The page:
WASHINGTON (AP) — The U.S. judge who oversaw the now-abandoned lawsuit against the federal government over leaks in the investigation that led to the resignation of former CIA director David Petraeus is giving the Justice Department until Friday to ask her to keep secret any court documents that were part of the case.
The files include transcripts of sworn interviews with senior Obama administration officials about the sex scandal and its fallout.
U.S. District Judge Amy Berman Jackson noted a 2001 appeals court decision citing "a strong presumption in favor of public access to judicial proceedings" when she asked for objections to unsealing the records, including pleadings or exhibits. She did not indicate when she might rule on any objections or order material to be publicly released.
The case included FBI files and deposition testimony from or about such senior U.S. government officials as Petraeus; Defense Secretary Ashton Carter; former Defense Secretary and CIA Director Leon Panetta; Homeland Security Secretary Jeh Johnson; Marine Gen. John R. Allen, then-commander of U.S. forces in Afghanistan; former Pentagon chief of staff Jeremy Bash; former Secretary of State Hillary Clinton aide Phillipe Reines; former Pentagon and CIA press secretary George Little and others, including some journalists who were formally questioned as part of the lawsuit.
Jill Kelley of Tampa, Florida, along with her husband, Scott, had sued the government in June 2013 in Washington, alleging that officials violated the U.S. Privacy Act by disclosing information about them during the FBI's investigation of Petraeus. The former CIA director pleaded guilty to one misdemeanor charge of mishandling classified information relating to documents he had provided to his married biographer, Paula Broadwell, with whom he was having an affair. Kelley had complained to the FBI in 2012 about harassing emails from an unknown person who turned out to be Broadwell.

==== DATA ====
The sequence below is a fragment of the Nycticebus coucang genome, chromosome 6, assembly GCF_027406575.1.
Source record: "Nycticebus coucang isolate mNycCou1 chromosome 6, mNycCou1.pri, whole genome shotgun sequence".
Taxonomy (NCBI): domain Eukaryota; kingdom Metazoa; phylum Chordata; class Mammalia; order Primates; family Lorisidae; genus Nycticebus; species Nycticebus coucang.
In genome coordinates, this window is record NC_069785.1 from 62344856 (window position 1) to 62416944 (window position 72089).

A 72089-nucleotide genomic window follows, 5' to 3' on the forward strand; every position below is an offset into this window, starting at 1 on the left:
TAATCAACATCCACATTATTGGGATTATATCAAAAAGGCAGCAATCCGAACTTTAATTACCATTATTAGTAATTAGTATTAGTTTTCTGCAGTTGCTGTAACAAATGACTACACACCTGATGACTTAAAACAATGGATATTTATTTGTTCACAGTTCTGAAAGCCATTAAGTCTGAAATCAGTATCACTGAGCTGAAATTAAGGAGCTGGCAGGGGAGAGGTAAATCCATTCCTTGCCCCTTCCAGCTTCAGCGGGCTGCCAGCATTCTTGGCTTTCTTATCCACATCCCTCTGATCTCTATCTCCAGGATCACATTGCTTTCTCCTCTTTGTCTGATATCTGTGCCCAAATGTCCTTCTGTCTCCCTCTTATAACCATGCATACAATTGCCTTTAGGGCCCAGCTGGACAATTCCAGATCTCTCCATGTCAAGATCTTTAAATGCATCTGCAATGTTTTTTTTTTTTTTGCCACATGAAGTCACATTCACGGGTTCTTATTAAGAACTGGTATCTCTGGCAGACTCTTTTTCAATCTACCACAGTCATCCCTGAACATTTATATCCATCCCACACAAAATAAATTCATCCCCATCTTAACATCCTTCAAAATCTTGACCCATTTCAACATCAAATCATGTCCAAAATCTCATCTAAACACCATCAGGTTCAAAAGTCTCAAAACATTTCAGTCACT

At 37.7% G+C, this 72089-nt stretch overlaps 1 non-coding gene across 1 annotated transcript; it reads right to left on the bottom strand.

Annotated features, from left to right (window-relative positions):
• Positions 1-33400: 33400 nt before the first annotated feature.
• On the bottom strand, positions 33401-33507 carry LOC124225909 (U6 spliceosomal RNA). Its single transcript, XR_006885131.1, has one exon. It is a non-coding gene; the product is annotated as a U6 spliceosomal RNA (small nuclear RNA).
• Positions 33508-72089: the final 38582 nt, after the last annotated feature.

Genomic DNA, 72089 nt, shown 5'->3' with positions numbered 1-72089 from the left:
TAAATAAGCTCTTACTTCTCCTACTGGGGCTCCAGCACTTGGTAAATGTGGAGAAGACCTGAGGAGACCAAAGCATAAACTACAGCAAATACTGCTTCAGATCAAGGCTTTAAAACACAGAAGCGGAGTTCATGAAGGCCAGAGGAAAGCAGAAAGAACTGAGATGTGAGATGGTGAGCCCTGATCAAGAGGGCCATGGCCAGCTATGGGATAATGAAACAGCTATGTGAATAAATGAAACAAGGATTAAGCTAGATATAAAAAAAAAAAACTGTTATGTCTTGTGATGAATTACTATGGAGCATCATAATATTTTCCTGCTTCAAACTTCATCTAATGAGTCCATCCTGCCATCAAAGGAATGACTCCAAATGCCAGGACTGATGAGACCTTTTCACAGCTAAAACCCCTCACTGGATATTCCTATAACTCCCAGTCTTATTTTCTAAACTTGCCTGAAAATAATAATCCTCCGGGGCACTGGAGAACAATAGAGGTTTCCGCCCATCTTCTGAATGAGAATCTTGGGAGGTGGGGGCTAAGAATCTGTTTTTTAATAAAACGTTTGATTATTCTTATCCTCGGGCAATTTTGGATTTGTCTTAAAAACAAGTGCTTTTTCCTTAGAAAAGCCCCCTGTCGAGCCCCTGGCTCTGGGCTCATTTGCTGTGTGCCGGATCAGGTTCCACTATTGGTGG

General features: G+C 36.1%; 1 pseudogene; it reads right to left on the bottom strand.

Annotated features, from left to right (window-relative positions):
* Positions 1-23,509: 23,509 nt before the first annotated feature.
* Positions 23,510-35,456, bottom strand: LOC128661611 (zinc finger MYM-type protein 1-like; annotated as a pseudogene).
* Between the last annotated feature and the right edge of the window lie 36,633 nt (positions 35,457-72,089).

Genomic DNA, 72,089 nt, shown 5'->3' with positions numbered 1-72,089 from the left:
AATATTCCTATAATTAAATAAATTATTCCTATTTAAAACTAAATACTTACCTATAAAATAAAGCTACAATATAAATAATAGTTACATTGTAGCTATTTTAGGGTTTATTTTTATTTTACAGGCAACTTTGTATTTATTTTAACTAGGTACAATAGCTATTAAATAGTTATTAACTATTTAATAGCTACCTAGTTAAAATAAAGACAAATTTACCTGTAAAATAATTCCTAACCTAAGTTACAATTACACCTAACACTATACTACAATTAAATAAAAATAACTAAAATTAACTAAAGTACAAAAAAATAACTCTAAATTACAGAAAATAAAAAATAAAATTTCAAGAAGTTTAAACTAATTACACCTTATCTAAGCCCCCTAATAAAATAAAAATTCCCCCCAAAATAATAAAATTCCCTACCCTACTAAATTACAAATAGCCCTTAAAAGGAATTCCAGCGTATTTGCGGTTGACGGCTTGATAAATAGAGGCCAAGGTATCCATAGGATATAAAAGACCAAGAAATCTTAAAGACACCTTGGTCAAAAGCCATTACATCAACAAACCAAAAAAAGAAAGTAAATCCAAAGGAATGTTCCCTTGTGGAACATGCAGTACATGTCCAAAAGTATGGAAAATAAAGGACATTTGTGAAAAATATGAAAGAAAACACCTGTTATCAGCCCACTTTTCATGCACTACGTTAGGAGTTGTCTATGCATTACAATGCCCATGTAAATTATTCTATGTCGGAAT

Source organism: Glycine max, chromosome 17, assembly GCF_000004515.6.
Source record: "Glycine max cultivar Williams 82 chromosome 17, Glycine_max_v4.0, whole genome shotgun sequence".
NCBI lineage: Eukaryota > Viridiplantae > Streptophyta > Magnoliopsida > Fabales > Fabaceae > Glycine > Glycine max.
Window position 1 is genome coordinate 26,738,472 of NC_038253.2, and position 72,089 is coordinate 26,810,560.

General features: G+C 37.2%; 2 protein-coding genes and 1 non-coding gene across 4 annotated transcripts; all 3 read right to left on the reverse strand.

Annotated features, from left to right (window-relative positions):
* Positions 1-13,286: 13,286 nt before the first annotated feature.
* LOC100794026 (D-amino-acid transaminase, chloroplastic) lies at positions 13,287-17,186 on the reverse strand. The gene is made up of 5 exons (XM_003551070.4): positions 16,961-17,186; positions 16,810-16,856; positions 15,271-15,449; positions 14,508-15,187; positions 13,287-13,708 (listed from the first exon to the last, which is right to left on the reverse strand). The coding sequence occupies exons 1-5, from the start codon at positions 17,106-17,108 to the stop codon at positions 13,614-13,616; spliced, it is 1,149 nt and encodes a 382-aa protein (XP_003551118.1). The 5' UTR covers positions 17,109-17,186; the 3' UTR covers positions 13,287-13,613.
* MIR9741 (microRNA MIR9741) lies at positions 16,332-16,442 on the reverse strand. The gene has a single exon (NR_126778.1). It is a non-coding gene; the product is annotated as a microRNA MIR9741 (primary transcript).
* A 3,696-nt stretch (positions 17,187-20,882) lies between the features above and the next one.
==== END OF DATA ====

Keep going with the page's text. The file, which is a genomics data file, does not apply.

The Kelleys' civil lawsuit collapsed last month after her lawyers asked the judge to let them withdraw from the case. The lawyers cited irreconcilable differences, just weeks after the Justice Department declined a secret $4.35 million settlement proposal.
Kelley filed court papers Tuesday telling the judge she objected to the release of files that include copies of emails she sent to some of her lawyers or advisers, which she said should remain privileged, and a copy of a manuscript for her book about the case, which she has already published.
Otherwise, Kelley told the judge that she and her husband "believe that the strong presumption in favor of public access mandates that all remaining documents should be unsealed."